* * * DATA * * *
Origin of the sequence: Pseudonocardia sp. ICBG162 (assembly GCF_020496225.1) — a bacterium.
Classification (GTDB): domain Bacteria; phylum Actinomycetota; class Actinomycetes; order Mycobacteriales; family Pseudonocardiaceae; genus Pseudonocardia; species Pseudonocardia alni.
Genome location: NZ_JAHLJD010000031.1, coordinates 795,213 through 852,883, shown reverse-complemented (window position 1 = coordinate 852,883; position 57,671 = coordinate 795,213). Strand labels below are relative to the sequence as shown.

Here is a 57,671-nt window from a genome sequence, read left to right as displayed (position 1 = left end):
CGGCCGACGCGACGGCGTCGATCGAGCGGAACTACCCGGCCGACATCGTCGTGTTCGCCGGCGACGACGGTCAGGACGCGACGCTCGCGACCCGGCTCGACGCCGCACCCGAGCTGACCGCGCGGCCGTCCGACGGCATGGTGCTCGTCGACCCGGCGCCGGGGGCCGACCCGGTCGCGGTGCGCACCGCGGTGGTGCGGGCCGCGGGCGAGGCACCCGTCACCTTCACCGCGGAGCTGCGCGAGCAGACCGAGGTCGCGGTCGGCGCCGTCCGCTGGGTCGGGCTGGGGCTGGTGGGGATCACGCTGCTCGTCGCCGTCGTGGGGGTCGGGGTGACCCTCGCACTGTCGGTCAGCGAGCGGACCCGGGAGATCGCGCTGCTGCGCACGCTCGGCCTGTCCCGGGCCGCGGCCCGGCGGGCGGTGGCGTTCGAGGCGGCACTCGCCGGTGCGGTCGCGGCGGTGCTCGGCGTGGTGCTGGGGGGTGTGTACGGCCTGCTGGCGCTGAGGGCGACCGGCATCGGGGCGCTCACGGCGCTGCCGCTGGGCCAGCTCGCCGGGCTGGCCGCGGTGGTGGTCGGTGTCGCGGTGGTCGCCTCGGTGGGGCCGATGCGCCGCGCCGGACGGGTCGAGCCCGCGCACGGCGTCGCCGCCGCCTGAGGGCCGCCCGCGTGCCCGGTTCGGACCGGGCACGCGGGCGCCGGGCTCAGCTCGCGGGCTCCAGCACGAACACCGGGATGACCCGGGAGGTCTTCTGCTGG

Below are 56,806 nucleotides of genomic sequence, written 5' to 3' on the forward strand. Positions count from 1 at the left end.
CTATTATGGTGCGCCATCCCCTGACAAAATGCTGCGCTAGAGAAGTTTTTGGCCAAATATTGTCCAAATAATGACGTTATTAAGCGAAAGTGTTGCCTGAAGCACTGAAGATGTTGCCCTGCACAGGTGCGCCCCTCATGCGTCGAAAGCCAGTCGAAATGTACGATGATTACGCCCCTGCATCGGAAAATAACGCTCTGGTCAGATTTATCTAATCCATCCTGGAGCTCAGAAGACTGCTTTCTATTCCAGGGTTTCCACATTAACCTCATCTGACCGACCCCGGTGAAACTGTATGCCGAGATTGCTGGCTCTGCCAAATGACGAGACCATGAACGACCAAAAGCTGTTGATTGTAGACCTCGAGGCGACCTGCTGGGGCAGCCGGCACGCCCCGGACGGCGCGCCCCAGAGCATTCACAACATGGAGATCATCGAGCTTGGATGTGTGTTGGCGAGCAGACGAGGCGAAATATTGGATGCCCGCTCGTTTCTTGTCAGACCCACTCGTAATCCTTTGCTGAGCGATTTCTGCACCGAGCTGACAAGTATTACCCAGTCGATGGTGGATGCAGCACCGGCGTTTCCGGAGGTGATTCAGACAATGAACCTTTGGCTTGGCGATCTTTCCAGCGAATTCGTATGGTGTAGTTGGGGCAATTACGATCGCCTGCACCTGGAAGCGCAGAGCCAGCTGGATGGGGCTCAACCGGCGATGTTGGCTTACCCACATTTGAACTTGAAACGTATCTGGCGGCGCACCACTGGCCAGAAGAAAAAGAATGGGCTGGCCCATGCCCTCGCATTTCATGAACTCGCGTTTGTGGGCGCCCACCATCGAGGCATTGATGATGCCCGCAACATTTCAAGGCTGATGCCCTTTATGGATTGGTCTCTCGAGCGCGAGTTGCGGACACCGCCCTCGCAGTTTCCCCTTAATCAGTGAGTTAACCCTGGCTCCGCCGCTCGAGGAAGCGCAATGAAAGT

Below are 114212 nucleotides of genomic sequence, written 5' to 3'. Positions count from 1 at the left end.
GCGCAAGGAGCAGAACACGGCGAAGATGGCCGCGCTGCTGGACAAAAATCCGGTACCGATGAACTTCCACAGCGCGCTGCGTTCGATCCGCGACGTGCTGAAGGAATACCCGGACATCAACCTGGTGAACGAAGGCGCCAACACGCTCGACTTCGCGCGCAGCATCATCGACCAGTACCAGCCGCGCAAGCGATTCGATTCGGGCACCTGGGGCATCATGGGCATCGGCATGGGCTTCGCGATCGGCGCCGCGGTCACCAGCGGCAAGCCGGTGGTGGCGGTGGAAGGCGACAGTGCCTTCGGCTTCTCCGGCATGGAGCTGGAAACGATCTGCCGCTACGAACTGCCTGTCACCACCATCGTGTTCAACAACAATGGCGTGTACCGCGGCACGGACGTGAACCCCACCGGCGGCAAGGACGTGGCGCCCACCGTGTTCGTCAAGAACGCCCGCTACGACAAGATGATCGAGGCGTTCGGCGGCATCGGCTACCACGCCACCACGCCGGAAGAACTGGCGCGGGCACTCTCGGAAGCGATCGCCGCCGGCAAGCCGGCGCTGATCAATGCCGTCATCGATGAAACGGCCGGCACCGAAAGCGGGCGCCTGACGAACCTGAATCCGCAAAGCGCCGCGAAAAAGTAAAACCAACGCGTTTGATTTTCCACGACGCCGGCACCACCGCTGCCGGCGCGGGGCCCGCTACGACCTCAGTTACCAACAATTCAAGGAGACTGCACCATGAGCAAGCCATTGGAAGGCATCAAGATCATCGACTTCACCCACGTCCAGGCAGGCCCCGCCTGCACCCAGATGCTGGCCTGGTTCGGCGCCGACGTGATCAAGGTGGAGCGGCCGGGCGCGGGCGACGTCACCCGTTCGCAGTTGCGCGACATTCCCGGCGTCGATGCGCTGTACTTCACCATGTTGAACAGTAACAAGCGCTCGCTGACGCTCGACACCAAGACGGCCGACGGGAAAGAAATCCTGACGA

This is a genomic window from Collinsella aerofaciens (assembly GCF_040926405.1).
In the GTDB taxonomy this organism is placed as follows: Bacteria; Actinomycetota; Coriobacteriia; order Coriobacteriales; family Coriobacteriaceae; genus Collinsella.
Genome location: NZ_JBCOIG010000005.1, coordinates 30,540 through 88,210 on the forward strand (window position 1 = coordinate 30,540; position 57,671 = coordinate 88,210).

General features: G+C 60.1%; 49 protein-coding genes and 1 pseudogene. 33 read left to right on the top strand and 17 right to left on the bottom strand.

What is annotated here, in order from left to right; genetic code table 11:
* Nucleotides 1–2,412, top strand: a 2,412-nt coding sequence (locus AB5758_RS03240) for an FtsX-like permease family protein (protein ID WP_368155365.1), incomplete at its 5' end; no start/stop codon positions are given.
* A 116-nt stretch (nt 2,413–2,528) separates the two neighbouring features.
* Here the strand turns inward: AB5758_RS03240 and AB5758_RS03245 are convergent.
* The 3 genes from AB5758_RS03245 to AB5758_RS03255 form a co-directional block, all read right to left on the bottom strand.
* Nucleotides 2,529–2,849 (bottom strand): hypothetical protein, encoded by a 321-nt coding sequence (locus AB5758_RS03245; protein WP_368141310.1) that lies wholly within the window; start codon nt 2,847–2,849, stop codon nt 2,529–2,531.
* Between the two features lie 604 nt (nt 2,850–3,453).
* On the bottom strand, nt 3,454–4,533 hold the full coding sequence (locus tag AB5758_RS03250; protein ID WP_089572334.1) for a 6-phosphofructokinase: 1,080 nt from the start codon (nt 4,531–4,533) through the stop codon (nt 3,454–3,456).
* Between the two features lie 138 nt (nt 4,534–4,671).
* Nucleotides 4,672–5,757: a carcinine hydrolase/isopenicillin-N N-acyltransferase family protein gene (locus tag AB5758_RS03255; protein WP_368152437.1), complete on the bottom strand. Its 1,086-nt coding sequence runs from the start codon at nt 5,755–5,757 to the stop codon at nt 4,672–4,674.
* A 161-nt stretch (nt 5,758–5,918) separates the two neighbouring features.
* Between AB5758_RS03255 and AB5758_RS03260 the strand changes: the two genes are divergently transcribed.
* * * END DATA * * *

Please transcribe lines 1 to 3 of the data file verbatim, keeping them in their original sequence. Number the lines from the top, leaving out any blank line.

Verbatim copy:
Origin of the sequence: Pseudonocardia sp. ICBG162 (assembly GCF_020496225.1) — a bacterium.
Classification (GTDB): domain Bacteria; phylum Actinomycetota; class Actinomycetes; order Mycobacteriales; family Pseudonocardiaceae; genus Pseudonocardia; species Pseudonocardia alni.
Genome location: NZ_JAHLJD010000031.1, coordinates 795,213 through 852,883, shown reverse-complemented (window position 1 = coordinate 852,883; position 57,671 = coordinate 795,213). Strand labels below are relative to the sequence as shown.